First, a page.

Decisional Conflict and Patients' Need in Medical Decision Making

Tuesday, 13 July 2010

Chiu-Chung Lai, BS
Department of nursing, College of Medicine, National Taiwan University, Taipei, Taiwan

Learning Objective 1: The learner will be able to identify the contributed factors of decisional conflict in patients.

Learning Objective 2: The learner will be able to lead more trust, less uncertainty and decisional conflict efficiently in patients during treatment decision making.

Purpose: It’s an respected issue about patient’s involvement and role preference in medical decision making, especially in this decade. This systemic review aims to determine the contributed factors of decisional conflict in patients as shared decision making relationship among physicians and patients is known to be chosen commonly.
Searches were carried out through databases, including Medline, Pubmed and Cumulative Index to Nursing and Allied Health Literature(CINAHL) from 1966 to Sep. 2009. Keywords, decision making, decisional conflict, role preference and patient involvement, were used. Only articles published in English were included.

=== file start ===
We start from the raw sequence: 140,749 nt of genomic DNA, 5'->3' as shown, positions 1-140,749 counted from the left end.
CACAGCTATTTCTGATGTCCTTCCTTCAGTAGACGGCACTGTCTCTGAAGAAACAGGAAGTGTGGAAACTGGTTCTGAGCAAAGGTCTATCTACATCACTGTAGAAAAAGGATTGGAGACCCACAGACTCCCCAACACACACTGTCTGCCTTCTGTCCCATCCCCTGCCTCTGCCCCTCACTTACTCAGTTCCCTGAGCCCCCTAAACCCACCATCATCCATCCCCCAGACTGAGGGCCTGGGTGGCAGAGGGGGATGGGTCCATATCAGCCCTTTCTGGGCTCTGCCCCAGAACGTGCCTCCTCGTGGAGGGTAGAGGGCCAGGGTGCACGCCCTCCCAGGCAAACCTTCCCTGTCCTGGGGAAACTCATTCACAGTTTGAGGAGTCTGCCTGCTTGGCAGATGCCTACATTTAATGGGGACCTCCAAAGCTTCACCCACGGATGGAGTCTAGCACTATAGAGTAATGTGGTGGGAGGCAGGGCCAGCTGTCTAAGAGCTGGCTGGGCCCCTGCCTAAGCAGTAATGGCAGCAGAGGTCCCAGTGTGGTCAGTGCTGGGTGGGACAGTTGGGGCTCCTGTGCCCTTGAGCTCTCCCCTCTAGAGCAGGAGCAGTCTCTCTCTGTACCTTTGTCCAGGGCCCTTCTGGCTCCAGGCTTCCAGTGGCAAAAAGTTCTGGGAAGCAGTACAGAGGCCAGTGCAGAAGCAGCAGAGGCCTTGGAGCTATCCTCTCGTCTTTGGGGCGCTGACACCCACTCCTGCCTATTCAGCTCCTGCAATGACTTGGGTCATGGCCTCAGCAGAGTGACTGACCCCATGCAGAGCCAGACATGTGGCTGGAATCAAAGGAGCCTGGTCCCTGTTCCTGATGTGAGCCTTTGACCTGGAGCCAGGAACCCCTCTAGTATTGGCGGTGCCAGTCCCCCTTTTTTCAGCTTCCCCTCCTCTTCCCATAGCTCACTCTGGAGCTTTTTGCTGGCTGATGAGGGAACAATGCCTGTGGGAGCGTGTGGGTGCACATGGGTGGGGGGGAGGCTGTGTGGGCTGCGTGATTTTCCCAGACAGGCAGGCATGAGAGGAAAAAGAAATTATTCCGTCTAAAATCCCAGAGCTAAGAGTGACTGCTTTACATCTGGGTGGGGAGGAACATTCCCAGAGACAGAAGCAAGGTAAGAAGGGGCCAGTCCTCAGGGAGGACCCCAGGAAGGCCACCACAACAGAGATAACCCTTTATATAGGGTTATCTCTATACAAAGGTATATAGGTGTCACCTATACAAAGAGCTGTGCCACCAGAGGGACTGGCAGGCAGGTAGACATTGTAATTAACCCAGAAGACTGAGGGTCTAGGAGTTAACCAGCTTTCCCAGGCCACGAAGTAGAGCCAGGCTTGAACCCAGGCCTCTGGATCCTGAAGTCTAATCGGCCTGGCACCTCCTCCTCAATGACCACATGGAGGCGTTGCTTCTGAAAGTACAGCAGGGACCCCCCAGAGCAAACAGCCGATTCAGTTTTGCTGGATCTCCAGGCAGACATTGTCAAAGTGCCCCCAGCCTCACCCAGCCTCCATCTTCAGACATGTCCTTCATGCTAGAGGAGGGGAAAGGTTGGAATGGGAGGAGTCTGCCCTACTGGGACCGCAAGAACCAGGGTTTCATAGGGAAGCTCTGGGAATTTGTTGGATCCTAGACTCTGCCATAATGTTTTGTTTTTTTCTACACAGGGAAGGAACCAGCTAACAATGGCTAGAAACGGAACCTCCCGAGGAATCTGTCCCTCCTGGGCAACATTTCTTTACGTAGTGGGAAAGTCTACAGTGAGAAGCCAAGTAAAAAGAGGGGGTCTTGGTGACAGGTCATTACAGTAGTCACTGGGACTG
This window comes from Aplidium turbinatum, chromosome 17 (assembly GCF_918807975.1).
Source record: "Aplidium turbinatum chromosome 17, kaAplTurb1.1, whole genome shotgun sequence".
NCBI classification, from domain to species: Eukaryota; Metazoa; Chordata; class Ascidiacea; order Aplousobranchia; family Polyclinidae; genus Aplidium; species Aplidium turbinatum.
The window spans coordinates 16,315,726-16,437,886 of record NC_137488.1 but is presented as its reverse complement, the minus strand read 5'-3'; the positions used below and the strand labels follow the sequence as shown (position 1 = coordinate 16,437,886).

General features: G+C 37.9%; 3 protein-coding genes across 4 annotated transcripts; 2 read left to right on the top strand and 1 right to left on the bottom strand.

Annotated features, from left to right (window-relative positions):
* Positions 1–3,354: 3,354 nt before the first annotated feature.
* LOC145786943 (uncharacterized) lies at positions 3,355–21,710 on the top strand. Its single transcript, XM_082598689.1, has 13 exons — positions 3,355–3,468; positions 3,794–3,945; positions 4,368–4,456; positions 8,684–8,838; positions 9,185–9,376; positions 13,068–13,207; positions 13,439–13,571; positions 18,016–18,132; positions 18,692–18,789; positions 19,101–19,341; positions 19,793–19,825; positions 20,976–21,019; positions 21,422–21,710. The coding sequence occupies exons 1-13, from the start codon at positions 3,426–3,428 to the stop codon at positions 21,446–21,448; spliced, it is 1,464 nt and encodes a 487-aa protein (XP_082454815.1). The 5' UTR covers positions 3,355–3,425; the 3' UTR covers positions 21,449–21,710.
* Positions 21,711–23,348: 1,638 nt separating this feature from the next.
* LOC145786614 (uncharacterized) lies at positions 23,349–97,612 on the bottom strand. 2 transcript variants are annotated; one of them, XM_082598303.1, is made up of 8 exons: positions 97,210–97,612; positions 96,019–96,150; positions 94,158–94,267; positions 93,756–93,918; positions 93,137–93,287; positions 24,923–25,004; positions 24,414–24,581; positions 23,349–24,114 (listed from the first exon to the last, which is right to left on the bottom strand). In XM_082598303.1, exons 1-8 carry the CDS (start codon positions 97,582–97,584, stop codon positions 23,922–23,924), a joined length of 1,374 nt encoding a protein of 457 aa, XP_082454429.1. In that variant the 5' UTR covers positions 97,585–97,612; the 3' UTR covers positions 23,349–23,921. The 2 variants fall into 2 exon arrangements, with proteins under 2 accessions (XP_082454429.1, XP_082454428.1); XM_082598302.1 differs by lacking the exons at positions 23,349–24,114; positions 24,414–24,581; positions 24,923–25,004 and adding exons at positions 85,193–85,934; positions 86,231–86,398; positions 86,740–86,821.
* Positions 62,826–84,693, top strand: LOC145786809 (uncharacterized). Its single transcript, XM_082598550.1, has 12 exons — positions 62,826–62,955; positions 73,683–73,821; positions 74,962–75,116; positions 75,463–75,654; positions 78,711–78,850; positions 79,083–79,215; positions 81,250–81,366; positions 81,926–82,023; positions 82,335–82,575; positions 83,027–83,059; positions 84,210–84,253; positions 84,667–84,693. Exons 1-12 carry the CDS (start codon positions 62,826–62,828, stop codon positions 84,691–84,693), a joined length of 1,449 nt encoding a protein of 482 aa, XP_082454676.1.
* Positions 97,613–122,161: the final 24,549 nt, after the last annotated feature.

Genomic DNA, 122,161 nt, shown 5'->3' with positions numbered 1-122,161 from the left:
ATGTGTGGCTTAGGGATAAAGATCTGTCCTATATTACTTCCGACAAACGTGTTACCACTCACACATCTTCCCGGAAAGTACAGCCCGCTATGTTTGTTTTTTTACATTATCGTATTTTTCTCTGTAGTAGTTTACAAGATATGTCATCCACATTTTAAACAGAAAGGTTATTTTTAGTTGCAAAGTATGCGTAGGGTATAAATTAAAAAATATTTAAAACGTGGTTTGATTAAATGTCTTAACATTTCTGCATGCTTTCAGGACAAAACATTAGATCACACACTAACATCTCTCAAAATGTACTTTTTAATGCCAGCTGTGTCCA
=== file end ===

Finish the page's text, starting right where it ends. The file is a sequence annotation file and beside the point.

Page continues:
100 articles were identified with 10 of them clarified decisional conflict in patients with role preference of shared decision making . Other 51 of them are confirmed decisional conflict reduced and active role in treatment involvement improved with decision-aid. Mostly there are cross-sectional studies and some are RCT on decision-aid. Factors of decisional conflict are contributed by insufficient information for benefit, harm, alternatives, lack of knowledge and unclear treatment values. Even if they are informed before decision making, uncertainty still be experienced. Although medical knowledge is specialized increasingly and doctors try to overcome the competence gap between them and their patients, there is no consensus of patient need to make medical decision between them. This result is identical among several nations, mostly in USA and different ethnicities. However, there are fewer studies to be discussed on decision making and decisional conflict in patient in Asia. Over half of searched articles on decision-aid proved the gap could be narrowed down practically.
 In critically clinical complex situation to make medical decision, what patients desire is more involvement, not decision-making independently. More information-getting about treatment from health professionals or with decision aids instead of knowledge-informed only could lead more trust,  less uncertainty and decisional conflict efficiently.